LC0aR6

LC0aR6: A Paper Inspired by Seymour Papertfor the Online Journal, Learning Landscapes The paper was published on July 15, 2013. Lawler, Robert. (2013). Getting Intelligence into the Minds of People LEARNing Landscapes. Advance online publication.

LC3cA35

LC3cA35 The Genesis of Symbolic Thought Learning, in General Let us begin by going beyond a “stimulus-response” couple to a stimulus-response arc. That “arc,” represented as a link between input and output (more generally stimulus — which may be entirely interior — and response — which may be entirely interior) is the site for attachment …

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LC3cA34

LC3cA34 Lawler’s Language Learning Micro Theory Human infants become capable of symbolic thought through a three phase process, where the phases are both interdependent and at least marginally overlapping. The first phase marks the development of a proto-language from innate vocalizations, such as cries. Elements of the protolang are icons, in the sense of Peirce …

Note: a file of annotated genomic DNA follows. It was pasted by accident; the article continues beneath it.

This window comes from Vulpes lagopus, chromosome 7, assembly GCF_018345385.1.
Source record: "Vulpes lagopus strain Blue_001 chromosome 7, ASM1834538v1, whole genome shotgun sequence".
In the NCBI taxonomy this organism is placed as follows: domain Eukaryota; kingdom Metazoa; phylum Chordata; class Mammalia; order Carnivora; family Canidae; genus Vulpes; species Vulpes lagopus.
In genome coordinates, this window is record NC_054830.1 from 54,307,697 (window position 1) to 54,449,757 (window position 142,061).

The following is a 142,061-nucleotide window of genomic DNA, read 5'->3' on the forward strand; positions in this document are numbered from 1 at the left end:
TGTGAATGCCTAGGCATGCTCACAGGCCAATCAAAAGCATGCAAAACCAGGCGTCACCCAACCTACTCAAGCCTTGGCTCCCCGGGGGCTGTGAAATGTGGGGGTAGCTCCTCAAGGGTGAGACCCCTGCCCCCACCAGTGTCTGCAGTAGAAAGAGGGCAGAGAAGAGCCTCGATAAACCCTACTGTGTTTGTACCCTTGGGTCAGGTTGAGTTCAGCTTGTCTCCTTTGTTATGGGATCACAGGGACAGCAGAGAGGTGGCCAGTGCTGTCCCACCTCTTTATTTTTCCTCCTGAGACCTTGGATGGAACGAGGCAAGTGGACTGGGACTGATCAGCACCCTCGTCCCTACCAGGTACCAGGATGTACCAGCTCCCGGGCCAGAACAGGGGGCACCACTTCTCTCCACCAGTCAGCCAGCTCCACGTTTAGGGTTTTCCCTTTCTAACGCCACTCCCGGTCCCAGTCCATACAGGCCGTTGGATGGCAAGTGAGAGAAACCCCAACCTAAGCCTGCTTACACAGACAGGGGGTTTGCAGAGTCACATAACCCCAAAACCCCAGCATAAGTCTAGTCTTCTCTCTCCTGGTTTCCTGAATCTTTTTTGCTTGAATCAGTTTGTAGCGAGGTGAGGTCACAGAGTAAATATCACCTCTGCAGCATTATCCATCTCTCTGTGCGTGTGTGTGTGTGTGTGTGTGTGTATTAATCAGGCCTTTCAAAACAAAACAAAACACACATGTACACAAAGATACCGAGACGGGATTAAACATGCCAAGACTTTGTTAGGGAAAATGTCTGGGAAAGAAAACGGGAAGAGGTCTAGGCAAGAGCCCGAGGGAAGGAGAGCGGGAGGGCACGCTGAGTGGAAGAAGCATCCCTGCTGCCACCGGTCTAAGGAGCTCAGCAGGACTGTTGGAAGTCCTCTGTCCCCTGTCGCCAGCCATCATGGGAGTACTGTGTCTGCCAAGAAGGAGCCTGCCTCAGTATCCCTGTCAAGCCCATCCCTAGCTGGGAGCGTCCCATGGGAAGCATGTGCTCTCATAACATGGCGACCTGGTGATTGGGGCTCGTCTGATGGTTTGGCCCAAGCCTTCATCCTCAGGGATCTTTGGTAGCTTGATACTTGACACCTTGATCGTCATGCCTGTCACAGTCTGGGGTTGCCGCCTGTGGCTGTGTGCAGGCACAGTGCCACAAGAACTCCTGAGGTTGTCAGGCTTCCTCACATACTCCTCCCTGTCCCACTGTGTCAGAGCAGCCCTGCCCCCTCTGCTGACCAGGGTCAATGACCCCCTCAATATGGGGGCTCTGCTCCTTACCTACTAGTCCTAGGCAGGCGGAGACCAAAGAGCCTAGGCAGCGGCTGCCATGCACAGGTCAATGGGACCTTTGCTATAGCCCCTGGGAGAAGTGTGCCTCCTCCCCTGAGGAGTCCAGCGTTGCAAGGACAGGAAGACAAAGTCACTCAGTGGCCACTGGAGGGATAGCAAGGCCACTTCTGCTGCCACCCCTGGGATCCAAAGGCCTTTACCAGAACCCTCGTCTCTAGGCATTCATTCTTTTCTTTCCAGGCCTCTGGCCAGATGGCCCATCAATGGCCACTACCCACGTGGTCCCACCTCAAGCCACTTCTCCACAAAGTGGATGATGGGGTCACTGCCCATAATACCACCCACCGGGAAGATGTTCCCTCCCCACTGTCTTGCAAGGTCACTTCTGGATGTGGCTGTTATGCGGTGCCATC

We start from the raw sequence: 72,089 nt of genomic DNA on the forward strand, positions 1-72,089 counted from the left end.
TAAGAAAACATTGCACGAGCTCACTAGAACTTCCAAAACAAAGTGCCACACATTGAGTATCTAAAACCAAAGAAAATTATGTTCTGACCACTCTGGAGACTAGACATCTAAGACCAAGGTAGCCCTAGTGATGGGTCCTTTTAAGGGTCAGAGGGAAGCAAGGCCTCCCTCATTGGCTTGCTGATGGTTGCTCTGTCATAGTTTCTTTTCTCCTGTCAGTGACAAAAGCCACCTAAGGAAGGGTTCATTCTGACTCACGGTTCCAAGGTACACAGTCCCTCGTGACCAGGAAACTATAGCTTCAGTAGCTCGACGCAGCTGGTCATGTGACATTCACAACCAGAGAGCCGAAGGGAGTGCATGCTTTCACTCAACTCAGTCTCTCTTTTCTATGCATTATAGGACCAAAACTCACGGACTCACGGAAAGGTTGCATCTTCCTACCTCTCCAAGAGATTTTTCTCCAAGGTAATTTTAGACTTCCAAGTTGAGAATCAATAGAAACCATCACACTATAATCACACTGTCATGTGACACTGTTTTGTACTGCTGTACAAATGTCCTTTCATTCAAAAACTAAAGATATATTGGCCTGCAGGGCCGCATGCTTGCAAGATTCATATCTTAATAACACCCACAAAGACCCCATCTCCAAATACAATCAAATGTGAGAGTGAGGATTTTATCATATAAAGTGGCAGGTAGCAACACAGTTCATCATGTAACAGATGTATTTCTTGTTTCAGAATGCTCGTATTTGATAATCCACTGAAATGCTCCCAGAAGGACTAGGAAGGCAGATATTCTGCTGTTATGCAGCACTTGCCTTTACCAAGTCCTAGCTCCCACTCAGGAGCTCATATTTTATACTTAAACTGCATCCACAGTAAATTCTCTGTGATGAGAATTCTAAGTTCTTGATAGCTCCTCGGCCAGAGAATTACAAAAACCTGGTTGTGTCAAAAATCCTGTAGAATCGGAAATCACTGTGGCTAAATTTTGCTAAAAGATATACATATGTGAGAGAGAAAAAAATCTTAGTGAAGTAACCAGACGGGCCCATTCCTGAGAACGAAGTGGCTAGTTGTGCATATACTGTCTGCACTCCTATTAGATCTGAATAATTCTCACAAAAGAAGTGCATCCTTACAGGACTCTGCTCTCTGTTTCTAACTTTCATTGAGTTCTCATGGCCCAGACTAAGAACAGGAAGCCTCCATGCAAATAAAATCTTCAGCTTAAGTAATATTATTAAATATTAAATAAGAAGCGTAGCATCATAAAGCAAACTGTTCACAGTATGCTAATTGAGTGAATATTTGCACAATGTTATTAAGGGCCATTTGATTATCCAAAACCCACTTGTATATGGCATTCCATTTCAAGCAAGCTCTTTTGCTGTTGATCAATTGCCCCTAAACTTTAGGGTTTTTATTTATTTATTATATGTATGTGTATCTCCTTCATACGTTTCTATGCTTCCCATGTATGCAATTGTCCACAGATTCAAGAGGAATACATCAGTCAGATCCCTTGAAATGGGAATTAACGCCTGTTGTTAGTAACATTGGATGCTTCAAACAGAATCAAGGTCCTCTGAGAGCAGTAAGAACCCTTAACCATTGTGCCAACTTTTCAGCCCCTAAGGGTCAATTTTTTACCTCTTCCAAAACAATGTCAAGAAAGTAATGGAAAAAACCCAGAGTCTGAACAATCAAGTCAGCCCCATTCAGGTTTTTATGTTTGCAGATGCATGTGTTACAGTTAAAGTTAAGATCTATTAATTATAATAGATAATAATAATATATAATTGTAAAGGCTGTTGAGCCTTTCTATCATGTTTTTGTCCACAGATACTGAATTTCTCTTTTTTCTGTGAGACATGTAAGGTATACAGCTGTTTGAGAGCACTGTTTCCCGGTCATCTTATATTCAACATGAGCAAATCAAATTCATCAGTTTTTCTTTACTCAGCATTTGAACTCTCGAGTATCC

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LC3cA32

LC3cA32 Analyzing Learning in a Micro Culture If some learning mechanisms are revealed only in circumstances and through processes of social interaction, development will remain a mystery until and unless the detailed analysis of learning in the micro culture is pursued. My infant study is detailed enough and constrained enough for analysis at a level …

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3V1421.1

3V1421.01 Reading Test (in P203/K27) (12/13/81) In P203/K27 (which began with Peggy’s first captured dance), I gave Peggy a reading test based on two groups of words — the first from her reading of books; the second from her computer experiences. From the first group of words she recognized only “NO.” (Gretchen has been reading …

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3V1420.1